Can anyone explain how...

Discussion in 'Politics' started by Viking_UK, Aug 12, 2010.

  1. Viking_UK

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    ..cutting civil service jobs is actually going to save money for the government?

    I get that it might save money in the long term, but in the short term, they're going to have to make redundancy payments - some adding up to years' worth of salary for those they're getting rid of - plus they're going to have to pay benefits to those people if they don't find other work in the medium-long term, not to mention the loss of revenue from their taxes, and if that weren't enough, the remaining staff will have to take over their workload, which means extra overtime and various other bills. Another option for them is to contract out the additional work to the private sector, ie the same staff they've just made redundant who will either work freelance or under contract through another employer, thus being paid twice over for doing the same job they were doing anyway!

    Wouldn't it be more cost-effective to just carry on as usual, because if these redundancy payments come out of already-reduced budgets, there will be even less money in the pot to pay for the services the departments are supposed to provide, or, if the money is coming from another source, why don't they invest it in ways that will actually increase revenues instead?

    I don't have an economics degree, so maybe I'm missing something, but it just doesn't seem to make sense to raise unemployment levels and effectively pay people to sit at home doing nothing when the country needs all the revenue it can get.
     
  2. freyasworld

    freyasworld New Member

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    An excellent point and yes what you said is true, it makes no sense whatsoever to lose tax revenue and increase unemployment benefit payments as well as make redundancy payouts.

    But I do think, it is not unreasonable to expect department heads to find cost savings, not necessarily to axe workers, but this is politics afterall! In the private sectors, especially manufacturing, this has been the norm for several years, simple ideas saves a lot of money, it is a case of educating people. A factory where my partner works, during break times, the lights are automatically switched off, similarly at lunch times, why can't schools, government buildings do something similar? Walk past any government offices at night the lights are all on! My partners building used to have a printer at each work station, now there is 1 and it is in a different room on a different floor, the workers have to get off their arses and walk up a flight of stairs.... reduction in consumables of 80%!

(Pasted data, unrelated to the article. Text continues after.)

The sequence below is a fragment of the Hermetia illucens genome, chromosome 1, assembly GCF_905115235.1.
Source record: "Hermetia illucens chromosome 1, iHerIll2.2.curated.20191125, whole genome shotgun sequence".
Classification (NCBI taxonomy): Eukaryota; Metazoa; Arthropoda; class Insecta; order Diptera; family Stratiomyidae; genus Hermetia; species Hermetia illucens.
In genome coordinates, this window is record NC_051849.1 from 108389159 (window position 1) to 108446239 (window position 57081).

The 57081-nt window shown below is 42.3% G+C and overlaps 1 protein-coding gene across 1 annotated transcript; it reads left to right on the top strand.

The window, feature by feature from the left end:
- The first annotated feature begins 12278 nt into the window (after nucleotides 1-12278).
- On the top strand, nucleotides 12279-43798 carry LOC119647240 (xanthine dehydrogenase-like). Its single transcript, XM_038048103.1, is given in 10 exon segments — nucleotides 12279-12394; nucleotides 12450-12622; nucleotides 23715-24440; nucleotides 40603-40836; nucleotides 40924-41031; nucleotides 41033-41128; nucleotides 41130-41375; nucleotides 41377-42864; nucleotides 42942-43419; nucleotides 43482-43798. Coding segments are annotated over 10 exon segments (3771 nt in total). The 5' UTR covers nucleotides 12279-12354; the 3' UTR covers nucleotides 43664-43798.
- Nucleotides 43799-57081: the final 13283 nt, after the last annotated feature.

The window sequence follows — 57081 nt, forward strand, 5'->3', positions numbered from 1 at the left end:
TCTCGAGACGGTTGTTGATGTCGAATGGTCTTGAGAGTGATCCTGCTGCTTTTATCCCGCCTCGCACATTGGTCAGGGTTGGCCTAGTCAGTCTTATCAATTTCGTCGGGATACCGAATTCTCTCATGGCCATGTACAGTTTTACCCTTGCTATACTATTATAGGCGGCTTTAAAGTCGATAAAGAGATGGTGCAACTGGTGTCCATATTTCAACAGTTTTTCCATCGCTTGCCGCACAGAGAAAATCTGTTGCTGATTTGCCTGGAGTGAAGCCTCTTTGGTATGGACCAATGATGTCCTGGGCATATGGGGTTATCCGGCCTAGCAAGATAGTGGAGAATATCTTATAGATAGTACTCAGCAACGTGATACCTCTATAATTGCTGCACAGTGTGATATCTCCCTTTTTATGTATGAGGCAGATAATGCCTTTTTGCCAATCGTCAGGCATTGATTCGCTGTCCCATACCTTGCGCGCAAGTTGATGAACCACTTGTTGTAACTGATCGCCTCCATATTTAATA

Salaries/wages are a company's/department biggest expense, by reducing the head count, it is the quickest and easiest way of reducing costs. It is typical of government departmental thinking, afterall redundancy payments is the problem of a different department not mine, mentality!

    Maybe all avenues have been exhausted, I doubt it very much, in which case jobs will need to be lost, but what is wrong with natural waste, retirement, sackings etc. There is always a turnover of staff, just don't replace them.

    Then there are decisions to be made, is it absolutely necessary to have this or that post, or is it necessary, or is it nice to have or even disirable!

    Why can't office workers clean their own office? afterall they made the mess, why employ outside contractors to clean up your shit! Cost savings, and big cost saving are easily made, it just needs a different way of thinking and mentality. My partner is a managing director, he has to clean his own damn office, water his plants, make his own coffee! I asked the question, why do you need a secretary, you not capable of answering the phone or printing a letter? Do you need one 5 days a week? why not get someone else to do it for an hour or two a day, put them on a rota, but only when you are not available and only if you can't answer a phone, read a text or send an e-mail!

    To me there is just too much waste within the public sector and it has to be reduced, the simple thing like installing a timer for lighting in a school, knock the classroom power off during breaks will save over 10% of the electricty used per day! Oh and it does not impact on anybody, nobody has to physically switch off lights or unplug anything! Government buildings the same, 5.00pm in darkness until 9.00am the next day! Don't need cleaners, use their own staff, gardners same, afterall they have to clean their own homes and do their own gardens, so why not at their place of work!